He was dynamite for LSU’s secondary in sub packages to start the 2014 season. Through basically 17 quarters of play (Thomas was injured early in the team’s fifth game), he totaled 24 tackles, 2.5 for loss, 1.5 sacks, an interception, two pass breakups, two quarterback hurries and a fumble recovery. Thomas was as effective as an LSU secondary member has been as an edge rusher since Tyrann Mathieu and Ron Brooks.

Without him LSU is going to have to get creative or younger in its nickel and dime sets. In nickel (five DBs) the Tigers actually figure to okay, able to bring safety Jalen Mills down into the box and replacing him in the back with the experienced, trusted Rickey Jefferson.

It’s in dime packages (six DBs) where Corey Raymond would have a chore replacing Thomas. His options are freshmen corners Kevin Toliver, who was on campus as an early enrollee this spring, and Donte Jackson, who is being pegged for time on offense and special teams, or going to safeties like Corey Thompson or John Battle to come into the box. Either way there’d be a drop-off in experience and production from Thomas.


Losing Bain would be a gut punch to depth at defensive end. He’s barely had an impact defensively during his stay in TigerTown, taking a redshirt in 2013 before playing in 10 games with no starts last fall. But Bain was becoming a growing favorite of new position coach Ed Orgeron since he moved from defensive tackle to end during spring practices.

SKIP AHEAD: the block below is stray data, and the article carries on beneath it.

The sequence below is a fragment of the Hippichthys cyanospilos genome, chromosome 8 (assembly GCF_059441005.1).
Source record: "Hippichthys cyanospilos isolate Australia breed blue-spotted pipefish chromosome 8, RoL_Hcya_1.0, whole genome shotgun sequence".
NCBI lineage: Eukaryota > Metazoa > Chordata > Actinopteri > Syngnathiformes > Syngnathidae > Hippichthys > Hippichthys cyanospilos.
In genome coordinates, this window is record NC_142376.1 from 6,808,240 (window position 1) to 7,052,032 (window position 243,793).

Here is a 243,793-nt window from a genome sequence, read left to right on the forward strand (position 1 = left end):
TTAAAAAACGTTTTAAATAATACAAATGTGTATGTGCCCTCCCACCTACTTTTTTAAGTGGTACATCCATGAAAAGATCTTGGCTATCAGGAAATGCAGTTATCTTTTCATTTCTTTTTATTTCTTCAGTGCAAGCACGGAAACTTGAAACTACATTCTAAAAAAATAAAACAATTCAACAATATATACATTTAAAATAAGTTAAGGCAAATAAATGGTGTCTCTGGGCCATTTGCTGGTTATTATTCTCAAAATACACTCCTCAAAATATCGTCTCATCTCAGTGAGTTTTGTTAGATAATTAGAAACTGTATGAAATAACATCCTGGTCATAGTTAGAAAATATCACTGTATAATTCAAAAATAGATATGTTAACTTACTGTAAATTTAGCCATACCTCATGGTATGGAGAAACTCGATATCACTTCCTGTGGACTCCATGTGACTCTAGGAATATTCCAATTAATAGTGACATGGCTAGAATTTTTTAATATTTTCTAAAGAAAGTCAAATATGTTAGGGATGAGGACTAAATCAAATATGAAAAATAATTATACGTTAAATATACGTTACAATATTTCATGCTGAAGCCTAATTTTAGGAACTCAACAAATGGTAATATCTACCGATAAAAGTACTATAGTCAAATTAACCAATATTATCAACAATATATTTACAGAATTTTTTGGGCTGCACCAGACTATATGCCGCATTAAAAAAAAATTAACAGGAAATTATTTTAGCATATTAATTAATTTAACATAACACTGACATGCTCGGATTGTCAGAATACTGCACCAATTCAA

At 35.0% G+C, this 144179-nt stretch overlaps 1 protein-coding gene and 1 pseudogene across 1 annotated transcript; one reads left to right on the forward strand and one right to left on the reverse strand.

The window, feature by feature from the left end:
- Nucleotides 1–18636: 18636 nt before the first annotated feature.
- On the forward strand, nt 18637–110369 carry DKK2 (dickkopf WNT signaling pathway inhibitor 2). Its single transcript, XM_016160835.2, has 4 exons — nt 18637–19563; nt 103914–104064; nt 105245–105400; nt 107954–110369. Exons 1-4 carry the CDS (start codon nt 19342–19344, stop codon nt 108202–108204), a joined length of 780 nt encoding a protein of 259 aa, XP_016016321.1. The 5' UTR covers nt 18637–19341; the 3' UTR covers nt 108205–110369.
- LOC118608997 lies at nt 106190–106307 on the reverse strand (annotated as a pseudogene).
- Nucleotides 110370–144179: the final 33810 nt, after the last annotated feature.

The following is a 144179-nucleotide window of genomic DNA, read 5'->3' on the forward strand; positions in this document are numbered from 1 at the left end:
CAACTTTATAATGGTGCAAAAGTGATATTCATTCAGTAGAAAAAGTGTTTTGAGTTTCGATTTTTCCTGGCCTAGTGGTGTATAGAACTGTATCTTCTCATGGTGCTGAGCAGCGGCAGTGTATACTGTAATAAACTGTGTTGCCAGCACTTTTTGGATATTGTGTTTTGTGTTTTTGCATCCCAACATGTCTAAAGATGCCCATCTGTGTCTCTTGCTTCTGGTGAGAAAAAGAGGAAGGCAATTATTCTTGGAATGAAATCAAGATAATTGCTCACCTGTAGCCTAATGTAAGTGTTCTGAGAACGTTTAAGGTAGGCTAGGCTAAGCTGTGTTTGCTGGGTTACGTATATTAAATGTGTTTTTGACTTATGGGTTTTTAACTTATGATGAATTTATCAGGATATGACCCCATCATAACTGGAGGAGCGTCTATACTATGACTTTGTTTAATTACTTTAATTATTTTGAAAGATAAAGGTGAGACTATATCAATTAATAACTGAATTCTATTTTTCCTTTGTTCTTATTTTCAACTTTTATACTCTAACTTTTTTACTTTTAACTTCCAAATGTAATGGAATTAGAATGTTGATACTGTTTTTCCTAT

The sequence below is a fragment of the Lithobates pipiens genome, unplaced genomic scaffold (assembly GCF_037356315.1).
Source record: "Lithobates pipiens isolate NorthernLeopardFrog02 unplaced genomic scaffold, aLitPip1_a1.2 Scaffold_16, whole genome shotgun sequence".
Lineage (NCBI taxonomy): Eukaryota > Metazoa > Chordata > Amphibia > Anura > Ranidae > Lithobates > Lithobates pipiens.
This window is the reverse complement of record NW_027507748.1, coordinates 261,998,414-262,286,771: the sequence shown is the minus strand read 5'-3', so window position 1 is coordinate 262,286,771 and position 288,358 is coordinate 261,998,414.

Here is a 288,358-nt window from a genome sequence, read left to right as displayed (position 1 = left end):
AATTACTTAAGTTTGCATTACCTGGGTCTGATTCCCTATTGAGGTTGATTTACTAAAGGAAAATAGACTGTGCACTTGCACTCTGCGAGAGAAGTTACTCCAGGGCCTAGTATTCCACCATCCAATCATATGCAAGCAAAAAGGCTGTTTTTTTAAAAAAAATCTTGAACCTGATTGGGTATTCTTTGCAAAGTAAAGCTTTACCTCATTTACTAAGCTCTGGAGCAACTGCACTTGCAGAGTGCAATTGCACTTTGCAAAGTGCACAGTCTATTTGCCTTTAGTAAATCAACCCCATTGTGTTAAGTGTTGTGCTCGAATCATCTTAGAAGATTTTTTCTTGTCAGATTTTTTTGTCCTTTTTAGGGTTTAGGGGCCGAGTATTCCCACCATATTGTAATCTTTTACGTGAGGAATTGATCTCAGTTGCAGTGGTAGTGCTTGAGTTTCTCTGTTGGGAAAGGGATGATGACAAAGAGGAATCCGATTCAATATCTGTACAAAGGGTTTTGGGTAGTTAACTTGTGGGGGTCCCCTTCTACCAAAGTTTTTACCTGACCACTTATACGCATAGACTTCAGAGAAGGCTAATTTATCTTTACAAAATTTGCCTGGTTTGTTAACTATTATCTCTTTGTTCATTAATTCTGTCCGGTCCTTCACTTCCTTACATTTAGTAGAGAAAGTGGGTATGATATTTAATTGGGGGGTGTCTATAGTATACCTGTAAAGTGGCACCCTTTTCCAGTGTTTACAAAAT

At almost 300 pounds Bain would’ve been on the bigger side of LSU ends, but that’s the direction Coach O and first-year coordinator Kevin Steele want to go in eventually with their front – bigger up front to stop the run. Bain was expected to maybe be the transitional link between old-style Tiger ends and the ones now being recruited by the staff.

If he’s out for any time that would heap some pressure on sophomores Deondre Clark and Sione Teuhema, both of whom played a bit as freshmen but will need to bulk up to serve as every-down ends behind projected (new) starters Tashawn Bower and Lewis Neal. It would accelerate the learning curve too for newbie Arden Key, who TSD recently learned has not yet reported to campus.


Of the four players implicated for LSU, Lealaimatafao likely represents the player least missed on the field . . . partially because he hasn’t played a down yet for the program. Trey L. also faces the distinct possibility of being kicked off the team, more so than any of the other three with the nature of his alleged crime and the fact this isn’t his first brush with the law.

In his stead, a little like Bain, the Tigers would miss out on depth along the defensive line, albeit this time on the interior. Lealaimatafao projected as the fourth defensive tackle, in line behind returning starters Davon Godchaux and Christian Lacouture and fifth-year reserve Quentin Thomas.

If he gets the boot or misses time, Orgeron would have to either shorten his rotation to three or turn to other unproven options like redshirt sophomores Greg Gilmore and Frank Herron. Compounding the situation with Lealaimatafao is the fact Travonte Valentine can’t get his stuff together academically. Minus both of the prized 2014 signees, Coach O may also not be able to move Godchaux out to end as often as he’d like. There may not be enough qualified options to backfill for him.